Thursday, November 8, 2007

English indulgences

A strange thing has happened.
I have come back from England without having taken a single picture of food.
That doesn't mean that I forgot about food for a few days while riding the tops of double-decker buses with Sam. Far from it. During this trip I made it my mission to introduce him to the things I love best in England: mint Aero, Fry's Peppermint Cream (do you detect a theme here?) and, perhaps best of all, the Crunchie bar*.
I couldn't leave without trying a Wispa, which is making a comeback in England. This airy chocolate bar with a milk chocolate coating was new to me, and I have to say I found it unpalateably sweet (yes, even compared to Crunchie bars).
While not gorging on chocolate, I filled up on food television. I saw Jamie Oliver on screen for the first time in my life - he was mellower than I expected, lying down next to his vegetable patch and plucking out the seedlings - and memorized his recipe for carrot salad with spiced lamb (stay tuned). I caught every minute of Saturday Kitchen and watched Gordon Ramsay's Kitchen Nightmares in horrified fascination.
During my two days in London, I had to limit myself to what was fast and practical with a child. That meant Prêt à Manger and Wagamama, but also a restaurant called Hummus Bros specialising in bowls of the smooth chick pea purée with meat or vegetable toppings - a brilliant idea that shows how diverse the fast(er) food offerings have become in London.
I also made it to Books for Cooks - foolishly the first time, as it was Monday and the shop was closed. To fit it in on the second day I had to take a taxi there, which cost more than the Sushi book I bought. My only other purchase, in a moment of uncharacteristic restraint, was Simple Indian by Atul Kochhar, chef of the Michelin-starred Benares restaurant. I had seen him on Saturday Kitchen and liked the way he put a contemporary spin on Indian recipes.
If I'd been less traumatized by London prices and had more space in my suitcase, these are the other books I would have bought:Crust by Richard Bertinet - I know I already have some good bread books, but I would buy this book for his baguette recipes alone.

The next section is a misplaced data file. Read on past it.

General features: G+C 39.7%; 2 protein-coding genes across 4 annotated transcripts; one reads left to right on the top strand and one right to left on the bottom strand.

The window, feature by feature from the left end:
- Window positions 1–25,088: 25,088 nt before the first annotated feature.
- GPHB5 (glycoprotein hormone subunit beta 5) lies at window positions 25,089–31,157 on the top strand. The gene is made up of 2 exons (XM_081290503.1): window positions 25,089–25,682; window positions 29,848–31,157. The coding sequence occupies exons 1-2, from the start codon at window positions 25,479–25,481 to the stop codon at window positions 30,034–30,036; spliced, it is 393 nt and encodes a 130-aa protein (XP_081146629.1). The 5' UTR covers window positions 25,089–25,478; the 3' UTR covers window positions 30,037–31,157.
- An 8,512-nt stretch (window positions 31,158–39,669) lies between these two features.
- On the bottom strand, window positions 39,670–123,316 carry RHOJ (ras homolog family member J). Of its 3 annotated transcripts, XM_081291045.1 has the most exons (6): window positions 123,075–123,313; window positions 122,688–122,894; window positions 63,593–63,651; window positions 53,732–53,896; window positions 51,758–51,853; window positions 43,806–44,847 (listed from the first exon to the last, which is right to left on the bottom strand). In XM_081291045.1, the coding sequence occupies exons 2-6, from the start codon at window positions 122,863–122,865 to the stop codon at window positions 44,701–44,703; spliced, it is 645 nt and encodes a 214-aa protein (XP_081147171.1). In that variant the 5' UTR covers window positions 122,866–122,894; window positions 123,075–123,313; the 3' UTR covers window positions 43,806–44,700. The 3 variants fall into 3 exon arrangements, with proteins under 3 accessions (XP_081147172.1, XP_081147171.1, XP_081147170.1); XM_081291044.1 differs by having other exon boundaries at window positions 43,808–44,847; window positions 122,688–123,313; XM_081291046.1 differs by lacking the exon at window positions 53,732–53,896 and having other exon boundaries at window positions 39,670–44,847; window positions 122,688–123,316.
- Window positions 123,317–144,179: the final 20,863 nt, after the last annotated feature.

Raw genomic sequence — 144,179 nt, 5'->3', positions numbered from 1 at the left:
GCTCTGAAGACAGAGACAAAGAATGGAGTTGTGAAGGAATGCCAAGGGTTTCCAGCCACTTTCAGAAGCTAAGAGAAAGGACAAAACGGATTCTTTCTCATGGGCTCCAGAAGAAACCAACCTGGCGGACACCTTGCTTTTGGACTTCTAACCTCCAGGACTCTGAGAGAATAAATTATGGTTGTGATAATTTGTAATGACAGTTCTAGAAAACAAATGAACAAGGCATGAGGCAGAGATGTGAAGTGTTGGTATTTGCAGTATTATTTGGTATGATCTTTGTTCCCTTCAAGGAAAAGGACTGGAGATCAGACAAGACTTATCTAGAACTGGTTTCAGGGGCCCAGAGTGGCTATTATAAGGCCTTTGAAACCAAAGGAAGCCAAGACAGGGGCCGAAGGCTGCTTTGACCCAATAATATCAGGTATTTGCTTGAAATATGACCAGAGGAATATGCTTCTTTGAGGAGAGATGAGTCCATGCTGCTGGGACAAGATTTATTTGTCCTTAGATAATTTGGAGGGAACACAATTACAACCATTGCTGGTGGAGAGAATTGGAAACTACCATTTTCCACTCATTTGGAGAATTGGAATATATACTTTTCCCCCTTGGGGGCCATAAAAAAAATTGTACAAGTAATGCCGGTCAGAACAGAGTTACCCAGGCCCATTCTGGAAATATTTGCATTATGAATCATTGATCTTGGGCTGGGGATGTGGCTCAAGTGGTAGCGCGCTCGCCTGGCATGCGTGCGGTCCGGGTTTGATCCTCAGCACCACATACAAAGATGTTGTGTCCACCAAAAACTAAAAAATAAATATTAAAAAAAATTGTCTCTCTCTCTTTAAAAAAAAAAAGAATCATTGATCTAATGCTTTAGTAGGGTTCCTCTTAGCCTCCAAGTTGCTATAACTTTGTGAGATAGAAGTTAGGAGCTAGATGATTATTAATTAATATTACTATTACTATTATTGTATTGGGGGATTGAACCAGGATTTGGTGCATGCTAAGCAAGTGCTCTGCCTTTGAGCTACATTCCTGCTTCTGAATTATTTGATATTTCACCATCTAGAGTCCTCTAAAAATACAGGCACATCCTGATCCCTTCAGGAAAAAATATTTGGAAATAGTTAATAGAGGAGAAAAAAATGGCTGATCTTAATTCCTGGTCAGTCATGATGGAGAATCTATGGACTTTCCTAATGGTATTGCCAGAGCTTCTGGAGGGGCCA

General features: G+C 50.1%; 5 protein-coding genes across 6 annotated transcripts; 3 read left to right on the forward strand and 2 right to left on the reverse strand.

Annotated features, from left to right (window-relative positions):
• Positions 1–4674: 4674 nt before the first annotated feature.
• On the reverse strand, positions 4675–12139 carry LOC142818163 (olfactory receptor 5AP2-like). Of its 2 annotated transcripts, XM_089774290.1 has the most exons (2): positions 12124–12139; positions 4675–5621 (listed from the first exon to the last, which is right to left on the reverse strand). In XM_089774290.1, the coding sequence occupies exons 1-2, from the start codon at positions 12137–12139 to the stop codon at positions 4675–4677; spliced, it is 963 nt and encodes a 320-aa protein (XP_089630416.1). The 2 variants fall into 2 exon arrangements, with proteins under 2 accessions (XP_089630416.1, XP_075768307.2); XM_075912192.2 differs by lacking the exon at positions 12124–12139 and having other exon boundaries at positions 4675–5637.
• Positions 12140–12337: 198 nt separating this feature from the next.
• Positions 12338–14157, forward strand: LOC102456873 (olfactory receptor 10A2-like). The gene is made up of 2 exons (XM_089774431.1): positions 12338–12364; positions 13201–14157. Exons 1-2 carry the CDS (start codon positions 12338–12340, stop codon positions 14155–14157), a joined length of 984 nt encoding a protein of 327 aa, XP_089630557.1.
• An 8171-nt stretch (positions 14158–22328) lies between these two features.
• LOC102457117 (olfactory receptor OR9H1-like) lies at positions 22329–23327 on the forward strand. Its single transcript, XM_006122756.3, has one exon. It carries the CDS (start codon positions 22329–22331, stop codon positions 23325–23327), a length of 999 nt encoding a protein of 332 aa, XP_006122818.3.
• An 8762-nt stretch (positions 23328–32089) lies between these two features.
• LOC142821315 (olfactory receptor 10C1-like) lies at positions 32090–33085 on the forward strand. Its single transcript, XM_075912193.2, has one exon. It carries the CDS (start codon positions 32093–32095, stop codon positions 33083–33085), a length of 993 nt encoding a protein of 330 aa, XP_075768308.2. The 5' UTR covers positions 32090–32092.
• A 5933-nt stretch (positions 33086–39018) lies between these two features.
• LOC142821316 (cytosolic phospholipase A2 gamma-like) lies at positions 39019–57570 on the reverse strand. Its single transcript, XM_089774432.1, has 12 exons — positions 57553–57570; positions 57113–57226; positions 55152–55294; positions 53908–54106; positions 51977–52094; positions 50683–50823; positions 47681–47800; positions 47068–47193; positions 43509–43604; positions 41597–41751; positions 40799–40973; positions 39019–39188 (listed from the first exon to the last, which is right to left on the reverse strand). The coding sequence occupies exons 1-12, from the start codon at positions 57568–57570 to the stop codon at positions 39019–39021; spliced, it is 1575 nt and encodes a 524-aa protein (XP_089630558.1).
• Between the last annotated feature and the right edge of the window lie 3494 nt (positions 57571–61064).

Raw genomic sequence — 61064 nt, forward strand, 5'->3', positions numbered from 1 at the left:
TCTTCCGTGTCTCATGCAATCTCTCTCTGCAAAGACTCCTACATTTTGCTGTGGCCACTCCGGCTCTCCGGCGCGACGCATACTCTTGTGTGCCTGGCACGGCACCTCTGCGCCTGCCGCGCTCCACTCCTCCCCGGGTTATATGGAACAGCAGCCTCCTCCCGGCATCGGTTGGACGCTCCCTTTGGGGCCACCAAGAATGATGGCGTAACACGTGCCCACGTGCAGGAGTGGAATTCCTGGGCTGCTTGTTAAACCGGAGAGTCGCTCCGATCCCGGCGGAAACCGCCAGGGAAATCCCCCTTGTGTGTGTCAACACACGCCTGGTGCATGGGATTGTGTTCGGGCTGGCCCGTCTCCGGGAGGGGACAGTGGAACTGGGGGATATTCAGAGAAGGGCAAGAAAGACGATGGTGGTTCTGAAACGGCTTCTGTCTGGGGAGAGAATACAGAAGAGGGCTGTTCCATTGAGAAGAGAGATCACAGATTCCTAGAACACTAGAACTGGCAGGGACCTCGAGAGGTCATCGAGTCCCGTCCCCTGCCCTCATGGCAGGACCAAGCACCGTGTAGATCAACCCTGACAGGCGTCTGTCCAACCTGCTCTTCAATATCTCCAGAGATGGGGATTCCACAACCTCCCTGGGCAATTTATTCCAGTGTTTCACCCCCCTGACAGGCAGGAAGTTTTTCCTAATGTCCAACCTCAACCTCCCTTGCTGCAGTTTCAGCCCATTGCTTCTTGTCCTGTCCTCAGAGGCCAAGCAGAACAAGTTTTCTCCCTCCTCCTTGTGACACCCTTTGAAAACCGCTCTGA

Beaneaters and Bread Soup by Lori de Mori - My kind of cookbook, a series of essays with recipes on food producers in Tuscany.
Arabesque by Claudia Roden - The most recent cookbook by Britain's doyenne of Middle Eastern cooking.
New Flavours of the Lebanese Table by Nada Saleh - Written by a resident cook at Books for Cooks.
What would be on your cookbook wish list?

* In case you're wondering, Sam isn't normally allowed a chocolate bar every day. We were on holiday, after all!


Wendy said...

A) You saw Jamie Oliver for the first time? Wow. He’s so incredibly big here that I thought he’d been exported (by TV – not actually banished)
B) That Wispas are making a come back is the best news I’ve heard all year!
C) I greatly admire your restraint.

Glad you had a good time. :)

Lucy said...

Welcome home Rosa (and Sam, of course). Very pleased that your first taste of Jamie is this new, mellower, gardening man - he was frantic in those early episodes, though no less entertaining!

Wishlist...sort of wish someone would take away about half of the books I've got to make room for some new ones...but:

Maggie Beer: Maggie's Havest (Australian, mammoth new tome - and beautiful to boot).

Tamasin Day-Lewis: Where Shall We Go For Dinner? (Think I love this woman).

And Beaneaters and Bread Soup - my favourite kind.

P.S. I do love a Crunchie bar...

Rosa said...

A) We can get Jamie here, but only on the cooking channel, which I don't have - and dubbed!!
B) Happy to be the bearer of good news!
C) Why, thank you.

Thanks Lucy! I can imagine what the young Jamie was like, but I like this mellow version too.

Oh dear, now I also need the books on your wishlist!

Susan said...

Well, I'm fixed for a while. I've just recently gotten:

In a Persian Kitchen/Maideh Mazda;
Indian Regional Cooking/Julie Sahni; and
Candymaking for Dummies (Alas, don't think they have a recipe for Mint Aero, though.)

You've got courage. I can't bring myself to watch anything Ramsay. I'm afraid I will turn to stone.

Rosa said...

I love the sound of all of those books, Susan! My Christmas list is getting longer by the day.

I didn't think I could bear to watch Gordon Ramsay either, but I warmed to him a little, amazingly!